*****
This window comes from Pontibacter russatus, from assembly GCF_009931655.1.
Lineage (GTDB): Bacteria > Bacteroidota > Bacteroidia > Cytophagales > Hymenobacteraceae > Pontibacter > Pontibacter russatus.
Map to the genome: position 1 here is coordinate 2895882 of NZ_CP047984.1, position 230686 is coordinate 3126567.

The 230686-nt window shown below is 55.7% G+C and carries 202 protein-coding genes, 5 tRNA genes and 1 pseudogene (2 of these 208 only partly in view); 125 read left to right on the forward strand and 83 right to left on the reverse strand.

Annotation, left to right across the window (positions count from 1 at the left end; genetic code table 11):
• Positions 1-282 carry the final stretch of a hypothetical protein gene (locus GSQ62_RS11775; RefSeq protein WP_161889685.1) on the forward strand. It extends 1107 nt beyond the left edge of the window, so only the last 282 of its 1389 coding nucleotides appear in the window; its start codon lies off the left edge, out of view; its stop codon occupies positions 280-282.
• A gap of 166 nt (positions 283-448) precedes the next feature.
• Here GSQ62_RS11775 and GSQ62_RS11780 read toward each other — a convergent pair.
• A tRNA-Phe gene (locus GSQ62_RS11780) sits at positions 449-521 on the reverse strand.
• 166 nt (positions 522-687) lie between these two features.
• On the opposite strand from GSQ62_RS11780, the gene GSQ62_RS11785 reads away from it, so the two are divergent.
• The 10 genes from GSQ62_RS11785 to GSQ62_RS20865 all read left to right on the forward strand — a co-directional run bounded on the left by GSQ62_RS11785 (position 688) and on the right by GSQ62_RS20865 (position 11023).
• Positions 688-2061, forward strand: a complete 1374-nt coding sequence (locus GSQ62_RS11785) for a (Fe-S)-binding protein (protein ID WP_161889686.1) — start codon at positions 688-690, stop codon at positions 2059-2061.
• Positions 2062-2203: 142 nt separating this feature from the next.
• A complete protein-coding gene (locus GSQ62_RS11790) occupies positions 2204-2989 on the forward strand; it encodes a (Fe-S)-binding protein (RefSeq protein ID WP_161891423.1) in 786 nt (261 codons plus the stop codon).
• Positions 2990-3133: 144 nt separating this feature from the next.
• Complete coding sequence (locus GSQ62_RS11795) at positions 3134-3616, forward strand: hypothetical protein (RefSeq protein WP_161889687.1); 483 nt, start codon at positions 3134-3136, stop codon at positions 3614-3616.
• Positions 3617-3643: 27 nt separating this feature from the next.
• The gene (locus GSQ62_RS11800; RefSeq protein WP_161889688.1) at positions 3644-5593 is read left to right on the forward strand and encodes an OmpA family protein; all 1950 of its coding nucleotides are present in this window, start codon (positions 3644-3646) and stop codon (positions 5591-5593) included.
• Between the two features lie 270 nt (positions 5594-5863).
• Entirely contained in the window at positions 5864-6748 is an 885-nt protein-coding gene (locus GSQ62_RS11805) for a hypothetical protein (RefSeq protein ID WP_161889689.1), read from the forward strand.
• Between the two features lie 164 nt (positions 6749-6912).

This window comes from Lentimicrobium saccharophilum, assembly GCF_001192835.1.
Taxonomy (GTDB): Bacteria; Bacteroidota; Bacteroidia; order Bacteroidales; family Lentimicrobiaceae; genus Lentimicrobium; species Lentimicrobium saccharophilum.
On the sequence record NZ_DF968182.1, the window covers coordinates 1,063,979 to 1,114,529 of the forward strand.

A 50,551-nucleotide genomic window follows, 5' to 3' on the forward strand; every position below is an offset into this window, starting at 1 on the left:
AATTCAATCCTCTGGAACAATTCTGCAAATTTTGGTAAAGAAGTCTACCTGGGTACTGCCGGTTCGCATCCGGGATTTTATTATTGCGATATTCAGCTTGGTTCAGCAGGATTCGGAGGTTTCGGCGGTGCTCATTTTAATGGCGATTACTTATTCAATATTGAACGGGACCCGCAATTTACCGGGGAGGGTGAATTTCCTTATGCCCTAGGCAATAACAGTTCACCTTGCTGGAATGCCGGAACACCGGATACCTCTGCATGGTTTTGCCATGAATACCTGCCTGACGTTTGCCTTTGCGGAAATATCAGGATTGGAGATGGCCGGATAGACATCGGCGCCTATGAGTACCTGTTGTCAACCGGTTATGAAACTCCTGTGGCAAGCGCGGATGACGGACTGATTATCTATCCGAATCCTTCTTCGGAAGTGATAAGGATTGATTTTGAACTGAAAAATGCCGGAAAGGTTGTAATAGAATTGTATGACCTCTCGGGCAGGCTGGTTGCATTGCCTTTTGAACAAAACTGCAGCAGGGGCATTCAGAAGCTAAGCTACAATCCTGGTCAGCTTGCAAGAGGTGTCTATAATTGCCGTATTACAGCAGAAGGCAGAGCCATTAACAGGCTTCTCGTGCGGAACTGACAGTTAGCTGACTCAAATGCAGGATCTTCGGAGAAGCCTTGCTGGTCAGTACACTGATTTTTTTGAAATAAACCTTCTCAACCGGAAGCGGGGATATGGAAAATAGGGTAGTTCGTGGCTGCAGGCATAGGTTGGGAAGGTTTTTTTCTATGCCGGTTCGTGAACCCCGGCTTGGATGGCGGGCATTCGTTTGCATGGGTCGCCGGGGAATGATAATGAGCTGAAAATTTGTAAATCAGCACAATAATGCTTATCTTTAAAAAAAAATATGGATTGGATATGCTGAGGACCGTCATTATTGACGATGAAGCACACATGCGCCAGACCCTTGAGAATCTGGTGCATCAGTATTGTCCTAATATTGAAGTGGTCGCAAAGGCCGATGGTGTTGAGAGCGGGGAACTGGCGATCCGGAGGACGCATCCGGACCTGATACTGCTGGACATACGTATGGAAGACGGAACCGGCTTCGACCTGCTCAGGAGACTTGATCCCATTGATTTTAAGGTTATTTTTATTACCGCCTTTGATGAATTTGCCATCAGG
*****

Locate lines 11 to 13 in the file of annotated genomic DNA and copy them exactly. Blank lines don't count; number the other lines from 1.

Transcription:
• On the opposite strand from GSQ62_RS11780, the gene GSQ62_RS11785 reads away from it, so the two are divergent.
• The 10 genes from GSQ62_RS11785 to GSQ62_RS20865 all read left to right on the forward strand — a co-directional run bounded on the left by GSQ62_RS11785 (position 688) and on the right by GSQ62_RS20865 (position 11023).
• Positions 688-2061, forward strand: a complete 1374-nt coding sequence (locus GSQ62_RS11785) for a (Fe-S)-binding protein (protein ID WP_161889686.1) — start codon at positions 688-690, stop codon at positions 2059-2061.